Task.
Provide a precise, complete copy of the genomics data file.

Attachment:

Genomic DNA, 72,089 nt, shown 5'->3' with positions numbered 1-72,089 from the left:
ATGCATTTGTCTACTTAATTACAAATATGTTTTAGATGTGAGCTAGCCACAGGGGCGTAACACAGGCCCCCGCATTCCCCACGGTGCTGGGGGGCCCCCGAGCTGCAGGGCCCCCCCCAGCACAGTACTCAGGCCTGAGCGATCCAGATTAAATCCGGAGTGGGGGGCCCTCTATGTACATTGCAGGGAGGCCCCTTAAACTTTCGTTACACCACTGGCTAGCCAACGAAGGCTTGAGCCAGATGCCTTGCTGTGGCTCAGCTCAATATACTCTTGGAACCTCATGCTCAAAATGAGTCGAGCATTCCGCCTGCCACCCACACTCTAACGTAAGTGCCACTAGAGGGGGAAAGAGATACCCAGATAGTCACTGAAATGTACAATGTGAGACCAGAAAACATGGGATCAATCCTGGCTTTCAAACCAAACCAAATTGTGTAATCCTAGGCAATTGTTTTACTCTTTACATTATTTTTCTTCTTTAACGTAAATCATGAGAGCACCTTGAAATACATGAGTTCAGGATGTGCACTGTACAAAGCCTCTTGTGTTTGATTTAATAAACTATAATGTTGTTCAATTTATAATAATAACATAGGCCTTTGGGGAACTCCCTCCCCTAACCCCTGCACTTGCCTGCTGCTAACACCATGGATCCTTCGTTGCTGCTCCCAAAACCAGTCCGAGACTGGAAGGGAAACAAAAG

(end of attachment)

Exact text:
Genomic DNA, 72,089 nt, shown 5'->3' with positions numbered 1-72,089 from the left:
ATGCATTTGTCTACTTAATTACAAATATGTTTTAGATGTGAGCTAGCCACAGGGGCGTAACACAGGCCCCCGCATTCCCCACGGTGCTGGGGGGCCCCCGAGCTGCAGGGCCCCCCCCAGCACAGTACTCAGGCCTGAGCGATCCAGATTAAATCCGGAGTGGGGGGCCCTCTATGTACATTGCAGGGAGGCCCCTTAAACTTTCGTTACACCACTGGCTAGCCAACGAAGGCTTGAGCCAGATGCCTTGCTGTGGCTCAGCTCAATATACTCTTGGAACCTCATGCTCAAAATGAGTCGAGCATTCCGCCTGCCACCCACACTCTAACGTAAGTGCCACTAGAGGGGGAAAGAGATACCCAGATAGTCACTGAAATGTACAATGTGAGACCAGAAAACATGGGATCAATCCTGGCTTTCAAACCAAACCAAATTGTGTAATCCTAGGCAATTGTTTTACTCTTTACATTATTTTTCTTCTTTAACGTAAATCATGAGAGCACCTTGAAATACATGAGTTCAGGATGTGCACTGTACAAAGCCTCTTGTGTTTGATTTAATAAACTATAATGTTGTTCAATTTATAATAATAACATAGGCCTTTGGGGAACTCCCTCCCCTAACCCCTGCACTTGCCTGCTGCTAACACCATGGATCCTTCGTTGCTGCTCCCAAAACCAGTCCGAGACTGGAAGGGAAACAAAAG